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2024 ALPMA Summit 🎆 Save the date, 11-13 September →

Achieving change in a law firm can be challenging.  Law firm managers don’t always have as much scope as they would have in an industrial company.  All the owners are in the building with you, and they need to be convinced before you can start.  At the very least you have to satisfy a management committee.  And lawyers tend to be risk-averse and traditional in their thinking.

It is frustrating when people don’t buy into your idea, or if they make wrong assumptions about your job role and what you want to accomplish at work.  If you have great ideas and want to make a difference in your firm, “thought leadership” will help you get the buy-in and support you need.

By being a thought leader, you can inspire people to take action, or to authorize you to do so.  Thought leadership helps you to communicate your ideas in a unique and compelling way.  Thought leadership helps people see your point of view.

What is thought leadership?  It’s leading – with your thinking.

The term “thought leader” was coined in 1994 by Joel Kurtzman, the founding editor of Strategy + Business magazine.  He used the term to describe the type of experts he wanted to feature in the magazine.  He described a “thought leader” as someone who is recognized by peers, customers and industry experts for having a deep understanding of the business they are in, the needs of their customers and the broader marketplace in which they operate, and who has distinctively original ideas, unique points of view and new insights.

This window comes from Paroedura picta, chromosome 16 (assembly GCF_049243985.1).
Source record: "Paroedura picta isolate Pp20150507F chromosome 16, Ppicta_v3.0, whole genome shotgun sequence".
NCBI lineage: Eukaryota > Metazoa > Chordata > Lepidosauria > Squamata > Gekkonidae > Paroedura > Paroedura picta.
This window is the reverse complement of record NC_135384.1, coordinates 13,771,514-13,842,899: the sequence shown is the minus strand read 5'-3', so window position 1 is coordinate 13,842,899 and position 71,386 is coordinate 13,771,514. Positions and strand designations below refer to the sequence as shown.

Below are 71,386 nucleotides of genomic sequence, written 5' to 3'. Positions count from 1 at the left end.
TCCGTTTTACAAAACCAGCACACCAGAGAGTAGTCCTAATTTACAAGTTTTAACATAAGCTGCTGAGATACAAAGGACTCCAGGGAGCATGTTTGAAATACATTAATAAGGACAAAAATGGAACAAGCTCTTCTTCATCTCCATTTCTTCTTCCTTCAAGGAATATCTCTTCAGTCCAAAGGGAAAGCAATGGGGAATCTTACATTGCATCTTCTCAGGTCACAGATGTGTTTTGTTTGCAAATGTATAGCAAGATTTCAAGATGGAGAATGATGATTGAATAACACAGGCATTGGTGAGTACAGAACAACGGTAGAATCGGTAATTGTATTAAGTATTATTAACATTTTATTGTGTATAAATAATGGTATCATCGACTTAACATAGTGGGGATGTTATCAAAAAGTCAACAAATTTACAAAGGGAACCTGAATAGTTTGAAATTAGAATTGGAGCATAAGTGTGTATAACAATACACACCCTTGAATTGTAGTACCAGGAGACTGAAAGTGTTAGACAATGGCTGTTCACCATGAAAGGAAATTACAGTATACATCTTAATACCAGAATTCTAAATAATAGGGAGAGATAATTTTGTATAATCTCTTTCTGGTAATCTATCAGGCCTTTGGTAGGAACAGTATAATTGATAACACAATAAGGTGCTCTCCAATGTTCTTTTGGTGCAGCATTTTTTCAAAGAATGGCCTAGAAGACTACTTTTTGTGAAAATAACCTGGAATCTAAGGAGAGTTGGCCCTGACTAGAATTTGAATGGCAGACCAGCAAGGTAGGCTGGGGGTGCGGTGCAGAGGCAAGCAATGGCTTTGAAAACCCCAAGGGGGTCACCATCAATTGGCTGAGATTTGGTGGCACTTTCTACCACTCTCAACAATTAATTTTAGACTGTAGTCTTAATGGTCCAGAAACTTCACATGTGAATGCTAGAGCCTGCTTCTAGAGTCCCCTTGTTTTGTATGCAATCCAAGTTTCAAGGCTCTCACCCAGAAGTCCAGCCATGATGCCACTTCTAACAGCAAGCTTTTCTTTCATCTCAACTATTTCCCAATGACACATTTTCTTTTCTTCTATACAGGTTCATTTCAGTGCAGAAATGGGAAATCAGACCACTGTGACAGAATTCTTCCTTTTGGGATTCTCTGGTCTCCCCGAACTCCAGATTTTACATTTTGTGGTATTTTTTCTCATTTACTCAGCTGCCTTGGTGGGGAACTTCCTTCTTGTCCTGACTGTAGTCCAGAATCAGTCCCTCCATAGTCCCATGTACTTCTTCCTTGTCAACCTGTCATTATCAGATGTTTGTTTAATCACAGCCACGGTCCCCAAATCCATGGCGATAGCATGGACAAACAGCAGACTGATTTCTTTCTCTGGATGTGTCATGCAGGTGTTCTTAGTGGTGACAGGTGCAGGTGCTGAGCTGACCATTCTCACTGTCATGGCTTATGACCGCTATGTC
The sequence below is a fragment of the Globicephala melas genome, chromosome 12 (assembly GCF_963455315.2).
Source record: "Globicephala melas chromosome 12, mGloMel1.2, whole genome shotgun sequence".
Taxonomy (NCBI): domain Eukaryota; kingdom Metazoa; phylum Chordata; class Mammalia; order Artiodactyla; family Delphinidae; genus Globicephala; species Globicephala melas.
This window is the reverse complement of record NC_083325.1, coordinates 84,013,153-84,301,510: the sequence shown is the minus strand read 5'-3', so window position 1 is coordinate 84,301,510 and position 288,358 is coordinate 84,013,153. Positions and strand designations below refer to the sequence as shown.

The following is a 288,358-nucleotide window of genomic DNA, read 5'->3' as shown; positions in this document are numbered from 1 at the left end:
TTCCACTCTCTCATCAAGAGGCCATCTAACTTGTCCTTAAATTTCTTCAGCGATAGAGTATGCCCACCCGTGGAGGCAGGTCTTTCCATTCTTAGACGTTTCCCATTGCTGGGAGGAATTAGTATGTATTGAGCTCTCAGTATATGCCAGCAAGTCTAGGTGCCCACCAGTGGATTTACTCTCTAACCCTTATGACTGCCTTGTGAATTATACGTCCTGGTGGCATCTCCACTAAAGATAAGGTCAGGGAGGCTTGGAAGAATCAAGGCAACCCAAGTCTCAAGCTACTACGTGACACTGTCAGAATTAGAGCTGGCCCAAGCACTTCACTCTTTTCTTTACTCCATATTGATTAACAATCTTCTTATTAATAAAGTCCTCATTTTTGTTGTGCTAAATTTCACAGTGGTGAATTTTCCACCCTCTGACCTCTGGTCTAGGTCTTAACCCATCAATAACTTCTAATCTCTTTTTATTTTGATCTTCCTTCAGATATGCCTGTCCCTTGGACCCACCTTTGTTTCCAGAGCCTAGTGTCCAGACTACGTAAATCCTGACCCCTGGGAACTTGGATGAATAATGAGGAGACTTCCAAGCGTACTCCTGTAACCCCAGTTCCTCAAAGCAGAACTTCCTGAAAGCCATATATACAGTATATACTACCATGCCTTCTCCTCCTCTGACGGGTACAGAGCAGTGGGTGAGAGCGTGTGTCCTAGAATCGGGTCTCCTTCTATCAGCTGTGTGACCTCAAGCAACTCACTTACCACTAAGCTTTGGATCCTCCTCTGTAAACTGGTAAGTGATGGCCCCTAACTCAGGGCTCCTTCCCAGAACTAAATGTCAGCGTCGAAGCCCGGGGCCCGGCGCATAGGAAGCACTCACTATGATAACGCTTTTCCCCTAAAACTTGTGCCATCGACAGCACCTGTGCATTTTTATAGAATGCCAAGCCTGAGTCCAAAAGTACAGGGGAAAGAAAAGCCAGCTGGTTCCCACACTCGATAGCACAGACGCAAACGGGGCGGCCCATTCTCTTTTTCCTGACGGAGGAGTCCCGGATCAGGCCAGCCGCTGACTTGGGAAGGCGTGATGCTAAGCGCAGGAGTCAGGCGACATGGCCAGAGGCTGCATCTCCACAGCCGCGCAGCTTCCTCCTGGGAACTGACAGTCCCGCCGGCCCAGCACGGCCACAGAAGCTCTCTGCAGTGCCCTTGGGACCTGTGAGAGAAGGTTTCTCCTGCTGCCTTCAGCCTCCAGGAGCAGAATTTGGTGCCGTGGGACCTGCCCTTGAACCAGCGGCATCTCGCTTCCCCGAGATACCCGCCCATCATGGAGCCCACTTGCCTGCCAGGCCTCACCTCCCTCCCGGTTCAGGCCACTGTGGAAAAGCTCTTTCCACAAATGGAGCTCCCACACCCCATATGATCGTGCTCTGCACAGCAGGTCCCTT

Subject-Matter Expertise

Essential to being a thought leader in your firm is to have subject-matter expertise.  Assuming that you have that expertise, the next step is to position yourself as an expert.  Your job role may not sufficiently describe what you do, or what you want to achieve.  You need to teach people what your job is.

Identify the main principles which guide you in your daily work.  Communicate those frequently and in a variety of ways.  Showcase your expertise and demonstrate how it can benefit others in the firm.

You could produce a White Paper, addressing a particular issue of importance, and recommending a solution.  You could produce a regular blog or podcast.  You could set up a series of seminars to address common problems.  All of this raises your profile and makes you much more visible and valuable in your firm.

Invest in Professional Development

To deepen your expertise and widen your perspective, attend a variety of professional development events.  Join and participate in professional associations.  Give presentations.  ALPMA offers a wide range of seminars and an annual conference where you can network with others working in law firm management.

A thought leader needs to have strong communication skills, oral and written, and the ability to harness a variety of “modes” – “telling”, “asking” and “showing”.  You need to be able to cater to visual, auditory or kinaesthetic learning preferences.